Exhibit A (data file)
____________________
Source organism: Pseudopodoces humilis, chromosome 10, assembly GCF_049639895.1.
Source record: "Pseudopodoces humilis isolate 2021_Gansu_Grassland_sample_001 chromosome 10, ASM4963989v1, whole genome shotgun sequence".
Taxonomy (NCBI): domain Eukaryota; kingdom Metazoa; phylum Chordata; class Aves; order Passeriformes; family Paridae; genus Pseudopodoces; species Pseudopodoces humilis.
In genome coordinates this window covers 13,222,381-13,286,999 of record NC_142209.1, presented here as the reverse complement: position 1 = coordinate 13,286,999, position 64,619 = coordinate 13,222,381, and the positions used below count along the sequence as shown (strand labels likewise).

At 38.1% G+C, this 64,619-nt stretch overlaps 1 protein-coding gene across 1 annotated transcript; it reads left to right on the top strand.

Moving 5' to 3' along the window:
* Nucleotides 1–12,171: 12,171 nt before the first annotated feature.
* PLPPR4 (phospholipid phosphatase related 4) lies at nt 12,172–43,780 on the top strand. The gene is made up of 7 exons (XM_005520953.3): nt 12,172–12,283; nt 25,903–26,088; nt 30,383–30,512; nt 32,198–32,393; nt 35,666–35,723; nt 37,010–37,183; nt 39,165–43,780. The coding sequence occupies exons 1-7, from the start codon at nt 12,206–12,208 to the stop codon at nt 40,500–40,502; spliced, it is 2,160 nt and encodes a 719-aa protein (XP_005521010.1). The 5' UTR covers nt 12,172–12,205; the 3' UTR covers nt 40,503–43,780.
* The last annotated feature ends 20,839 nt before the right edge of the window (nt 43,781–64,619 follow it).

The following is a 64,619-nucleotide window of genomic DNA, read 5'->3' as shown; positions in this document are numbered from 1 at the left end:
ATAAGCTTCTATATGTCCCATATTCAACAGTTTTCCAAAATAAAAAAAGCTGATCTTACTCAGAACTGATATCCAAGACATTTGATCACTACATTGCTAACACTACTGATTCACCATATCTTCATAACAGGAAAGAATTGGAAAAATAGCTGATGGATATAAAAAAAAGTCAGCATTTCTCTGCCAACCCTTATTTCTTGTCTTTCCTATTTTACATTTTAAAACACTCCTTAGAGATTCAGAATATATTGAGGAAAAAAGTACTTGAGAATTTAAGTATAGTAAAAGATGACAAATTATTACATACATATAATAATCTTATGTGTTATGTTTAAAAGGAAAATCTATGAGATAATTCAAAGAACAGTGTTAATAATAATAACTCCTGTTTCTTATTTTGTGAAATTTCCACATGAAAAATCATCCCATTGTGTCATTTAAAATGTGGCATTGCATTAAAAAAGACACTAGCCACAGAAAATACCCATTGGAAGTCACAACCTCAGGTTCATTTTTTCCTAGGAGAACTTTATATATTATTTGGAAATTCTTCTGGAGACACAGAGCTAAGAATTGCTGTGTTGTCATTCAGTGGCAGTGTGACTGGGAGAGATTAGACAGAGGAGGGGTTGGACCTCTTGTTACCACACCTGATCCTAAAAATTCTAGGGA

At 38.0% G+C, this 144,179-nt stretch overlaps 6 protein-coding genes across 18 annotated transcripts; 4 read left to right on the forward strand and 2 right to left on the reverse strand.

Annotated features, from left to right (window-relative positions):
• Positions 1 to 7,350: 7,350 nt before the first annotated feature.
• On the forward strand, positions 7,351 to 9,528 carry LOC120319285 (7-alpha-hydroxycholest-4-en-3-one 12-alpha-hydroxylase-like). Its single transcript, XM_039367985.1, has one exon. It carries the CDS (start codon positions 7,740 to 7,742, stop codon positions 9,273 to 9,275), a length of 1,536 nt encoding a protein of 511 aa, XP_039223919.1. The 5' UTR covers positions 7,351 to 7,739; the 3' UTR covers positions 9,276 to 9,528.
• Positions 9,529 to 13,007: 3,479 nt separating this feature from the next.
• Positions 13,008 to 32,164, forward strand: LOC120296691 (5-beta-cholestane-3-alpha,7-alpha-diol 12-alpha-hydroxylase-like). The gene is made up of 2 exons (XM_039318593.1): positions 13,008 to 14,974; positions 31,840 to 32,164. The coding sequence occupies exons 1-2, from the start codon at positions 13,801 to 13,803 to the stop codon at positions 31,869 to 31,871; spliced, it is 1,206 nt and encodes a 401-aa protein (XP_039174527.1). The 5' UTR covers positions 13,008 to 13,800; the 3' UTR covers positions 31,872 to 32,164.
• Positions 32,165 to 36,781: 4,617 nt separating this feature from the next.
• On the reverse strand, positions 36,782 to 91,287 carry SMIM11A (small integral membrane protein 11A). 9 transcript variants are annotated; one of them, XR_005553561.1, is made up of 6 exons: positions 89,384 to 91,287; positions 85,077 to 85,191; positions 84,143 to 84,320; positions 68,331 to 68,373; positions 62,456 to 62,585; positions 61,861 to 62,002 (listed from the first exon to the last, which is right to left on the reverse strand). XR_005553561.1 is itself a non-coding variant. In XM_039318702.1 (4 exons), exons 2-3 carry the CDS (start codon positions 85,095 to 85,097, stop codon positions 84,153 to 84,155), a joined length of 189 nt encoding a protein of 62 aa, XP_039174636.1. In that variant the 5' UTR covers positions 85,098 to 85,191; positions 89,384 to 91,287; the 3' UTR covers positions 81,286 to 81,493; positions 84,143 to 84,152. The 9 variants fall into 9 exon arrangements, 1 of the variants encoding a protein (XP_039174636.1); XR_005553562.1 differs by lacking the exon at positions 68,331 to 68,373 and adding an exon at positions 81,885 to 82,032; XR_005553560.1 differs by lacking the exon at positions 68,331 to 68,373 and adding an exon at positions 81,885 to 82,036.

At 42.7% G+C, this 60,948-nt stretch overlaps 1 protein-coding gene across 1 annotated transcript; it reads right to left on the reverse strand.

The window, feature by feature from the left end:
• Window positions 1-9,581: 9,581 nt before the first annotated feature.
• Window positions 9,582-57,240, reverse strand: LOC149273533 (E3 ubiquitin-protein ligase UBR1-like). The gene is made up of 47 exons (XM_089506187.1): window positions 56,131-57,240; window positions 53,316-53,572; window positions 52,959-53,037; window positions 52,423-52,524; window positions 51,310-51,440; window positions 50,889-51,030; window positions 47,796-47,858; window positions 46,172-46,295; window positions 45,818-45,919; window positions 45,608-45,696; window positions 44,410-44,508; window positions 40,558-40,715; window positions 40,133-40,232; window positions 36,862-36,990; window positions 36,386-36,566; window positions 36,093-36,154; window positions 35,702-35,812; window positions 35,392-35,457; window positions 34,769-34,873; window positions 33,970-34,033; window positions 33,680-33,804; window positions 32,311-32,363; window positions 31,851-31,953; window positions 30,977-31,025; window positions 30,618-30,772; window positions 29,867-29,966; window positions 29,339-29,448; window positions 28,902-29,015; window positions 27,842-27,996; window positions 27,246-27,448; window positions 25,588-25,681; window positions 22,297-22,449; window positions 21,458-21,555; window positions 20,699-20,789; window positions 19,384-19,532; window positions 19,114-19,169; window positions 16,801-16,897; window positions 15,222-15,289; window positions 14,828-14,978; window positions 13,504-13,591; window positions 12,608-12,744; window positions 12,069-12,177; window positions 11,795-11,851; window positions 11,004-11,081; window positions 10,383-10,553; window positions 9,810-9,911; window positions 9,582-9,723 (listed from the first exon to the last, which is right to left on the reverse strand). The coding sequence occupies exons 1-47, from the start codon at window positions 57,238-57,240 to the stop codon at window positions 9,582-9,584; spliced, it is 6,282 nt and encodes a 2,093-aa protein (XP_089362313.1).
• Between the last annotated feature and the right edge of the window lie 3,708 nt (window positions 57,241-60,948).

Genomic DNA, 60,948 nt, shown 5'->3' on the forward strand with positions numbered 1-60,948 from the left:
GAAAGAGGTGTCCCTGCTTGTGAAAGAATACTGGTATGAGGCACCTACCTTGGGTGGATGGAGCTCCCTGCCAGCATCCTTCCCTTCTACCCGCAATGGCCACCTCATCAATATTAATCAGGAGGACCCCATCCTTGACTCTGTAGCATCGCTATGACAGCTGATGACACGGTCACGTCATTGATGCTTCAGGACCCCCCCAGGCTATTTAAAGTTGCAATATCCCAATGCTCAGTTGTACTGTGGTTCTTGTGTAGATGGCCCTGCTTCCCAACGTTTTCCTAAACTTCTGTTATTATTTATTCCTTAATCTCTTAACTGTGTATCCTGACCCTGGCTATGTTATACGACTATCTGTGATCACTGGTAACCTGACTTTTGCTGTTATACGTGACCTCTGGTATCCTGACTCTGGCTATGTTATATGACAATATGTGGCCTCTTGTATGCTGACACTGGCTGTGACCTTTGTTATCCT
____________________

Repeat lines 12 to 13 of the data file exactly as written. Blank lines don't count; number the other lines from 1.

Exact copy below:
At 38.0% G+C, this 144,179-nt stretch overlaps 6 protein-coding genes across 18 annotated transcripts; 4 read left to right on the forward strand and 2 right to left on the reverse strand.

Annotated features, from left to right (window-relative positions):